Lipoff noted that In principle, DSL services from telephone companies should be very competitive.
"Many telephone lines are in such poor condition that they cannot support this service, telephone companies are still moving slowly to make ADSL available to consumers, and there continues to be a lack of a well-accepted single technical standard for ADSL," Lipoff said. "Also, ADSL is being left out of moves by cable operators and by the direct broadcast satellite (DBS) services to integrate Internet access with their TV set-top boxes to enhance their subscribers' TV-viewing experience," he added.
According to Shapiro, word-of-mouth would ultimately determine which flavor of broadband access would win the hearts and minds of online consumers.
"As cable modems become better known, and word of mouth becomes more pervasive concerning their benefits and their cost-competitiveness, we expect to see a decline of consumer sensitivity to cable modem cost and growing dissatisfaction with the limitations of current dial-up services," Dr. Shapiro said.
According to report released by Cahners In-Stat Group last week, worldwide ADSL modem shipments grew 74 percent in the third quarter of this year. ADSL modems are expected to top 1.2 million shipments worldwide by the end of the year.
Cahners further reports that cable modems posted stable growth of 27 percent still out-shipping ADSL modems by two to one. The market share shift is indicative of the trend that supports the ADL consumer preference report.
Marshall Cohen, AOL senior vice president of brand development, said that AOL is confident that they are giving consumers what they want.
"Clearly we have a strategy for high-speed service upgrades for AOL members," Cohen said. "We ask our subscribers how satisfied they are with AOL's speed and 90 percent of our members say it's fine." "We are in a perfect position to offer speed upgrades to our members and we will do so through multiple platforms of high-speed access when our customers want it," Cohen said.
Cohen added that he questioned the validity of the ADL data. He said that the study was conducted as a "caravan" survey, in that a research firm can contract for a couple of questions to tag onto a random phone survey. Cohen added that he was not saying that the data was wrong, just that leading questions produced tarnished results.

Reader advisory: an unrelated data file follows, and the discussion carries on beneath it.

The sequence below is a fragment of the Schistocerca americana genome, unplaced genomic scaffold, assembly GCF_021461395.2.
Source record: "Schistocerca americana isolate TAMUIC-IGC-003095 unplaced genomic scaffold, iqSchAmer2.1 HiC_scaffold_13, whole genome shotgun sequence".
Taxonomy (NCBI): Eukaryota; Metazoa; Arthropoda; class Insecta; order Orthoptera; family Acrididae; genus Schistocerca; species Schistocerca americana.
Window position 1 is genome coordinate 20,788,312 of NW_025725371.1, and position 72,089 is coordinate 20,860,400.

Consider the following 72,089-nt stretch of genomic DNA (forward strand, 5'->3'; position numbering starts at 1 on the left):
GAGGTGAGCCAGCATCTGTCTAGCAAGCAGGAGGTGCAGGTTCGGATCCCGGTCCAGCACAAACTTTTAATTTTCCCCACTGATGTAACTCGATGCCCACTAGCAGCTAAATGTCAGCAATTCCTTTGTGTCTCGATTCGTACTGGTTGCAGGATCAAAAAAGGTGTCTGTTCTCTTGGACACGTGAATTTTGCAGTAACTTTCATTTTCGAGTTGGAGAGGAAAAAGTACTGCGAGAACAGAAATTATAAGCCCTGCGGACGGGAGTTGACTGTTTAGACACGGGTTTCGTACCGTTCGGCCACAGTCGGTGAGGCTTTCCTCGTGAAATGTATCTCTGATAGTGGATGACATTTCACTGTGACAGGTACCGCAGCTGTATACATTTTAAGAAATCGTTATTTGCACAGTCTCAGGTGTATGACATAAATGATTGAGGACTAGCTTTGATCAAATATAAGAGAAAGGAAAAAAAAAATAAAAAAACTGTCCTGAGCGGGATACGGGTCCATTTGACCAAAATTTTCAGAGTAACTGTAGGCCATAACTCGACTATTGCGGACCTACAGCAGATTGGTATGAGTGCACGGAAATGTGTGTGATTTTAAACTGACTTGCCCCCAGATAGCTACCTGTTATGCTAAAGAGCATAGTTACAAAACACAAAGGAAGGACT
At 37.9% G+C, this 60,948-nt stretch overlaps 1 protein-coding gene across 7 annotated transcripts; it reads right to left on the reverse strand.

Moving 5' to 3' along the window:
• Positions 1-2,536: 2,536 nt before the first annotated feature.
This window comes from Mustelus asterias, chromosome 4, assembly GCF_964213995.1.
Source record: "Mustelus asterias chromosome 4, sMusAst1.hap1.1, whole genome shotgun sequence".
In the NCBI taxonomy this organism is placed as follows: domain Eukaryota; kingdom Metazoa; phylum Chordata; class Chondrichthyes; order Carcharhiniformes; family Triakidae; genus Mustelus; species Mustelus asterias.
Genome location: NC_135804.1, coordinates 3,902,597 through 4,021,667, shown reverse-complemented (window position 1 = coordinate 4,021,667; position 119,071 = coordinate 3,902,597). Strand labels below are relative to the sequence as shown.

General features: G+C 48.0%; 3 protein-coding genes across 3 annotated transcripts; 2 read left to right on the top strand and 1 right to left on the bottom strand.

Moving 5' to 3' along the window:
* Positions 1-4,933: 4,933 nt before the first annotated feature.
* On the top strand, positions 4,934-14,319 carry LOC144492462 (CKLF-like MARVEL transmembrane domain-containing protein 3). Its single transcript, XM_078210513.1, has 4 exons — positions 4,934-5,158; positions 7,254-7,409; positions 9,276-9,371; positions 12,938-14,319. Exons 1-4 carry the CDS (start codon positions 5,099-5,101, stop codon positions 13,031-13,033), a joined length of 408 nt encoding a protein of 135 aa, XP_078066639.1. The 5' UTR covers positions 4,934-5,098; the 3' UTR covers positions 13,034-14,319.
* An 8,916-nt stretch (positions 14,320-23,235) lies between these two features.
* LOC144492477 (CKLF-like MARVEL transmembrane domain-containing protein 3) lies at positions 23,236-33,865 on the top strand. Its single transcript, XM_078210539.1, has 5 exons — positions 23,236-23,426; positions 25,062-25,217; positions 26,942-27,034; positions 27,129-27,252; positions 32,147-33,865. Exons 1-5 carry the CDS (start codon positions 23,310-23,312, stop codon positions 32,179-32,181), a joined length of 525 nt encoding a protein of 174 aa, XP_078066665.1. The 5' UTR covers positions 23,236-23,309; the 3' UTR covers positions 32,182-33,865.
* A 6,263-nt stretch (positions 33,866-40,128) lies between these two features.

"According to the report, about one thousand people were contacted and 28 percent said yes in response to, 'How likely are you to get high-speed, always-on, unlimited cable modem service for $40 a month.' That means roughly 280 people said yes to this leading question and anyone who said no, did not answer any other questions," Cohen said.
"Of those 280 respondents that said yes, the next question was designed to determine their high-speed preference for access," Cohen continued.
"When asked, 'Do you prefer a cable modem which lets you stay online and keep your phone free for calls or a high-speed telephone service that allows not as fast of access but let's you keep your current service provider.' of course you're going to get a high response for cable modem access," Cohen declared, "it's a leading question."
Cohen said the results of the study were about as poignant as asking someone if they like ice cream.
"If you ask someone do you like ice cream because it's sweet, it tastes good and they like it. The results still won't tell you why people buy ice cream," Cohen said.
Further market shifts may be accelerated by the the Federal Communication Commission order last week to alleviate second-line fee barriers to DSL services. The Advanced Services Third Report and Order permits competitive carriers to obtain access to the high-frequency portion of the local loop from the incumbent carriers.
The policy shift enables competitive carriers to provide DSL services over the same telephone lines simultaneously used by incumbents to provide basic telephone service, a technique referred to as "line sharing."
The decision makes it less expensive for ISPs and consumers to procure the broadband services and compete and would remove a significant price disadvantage for DSL services.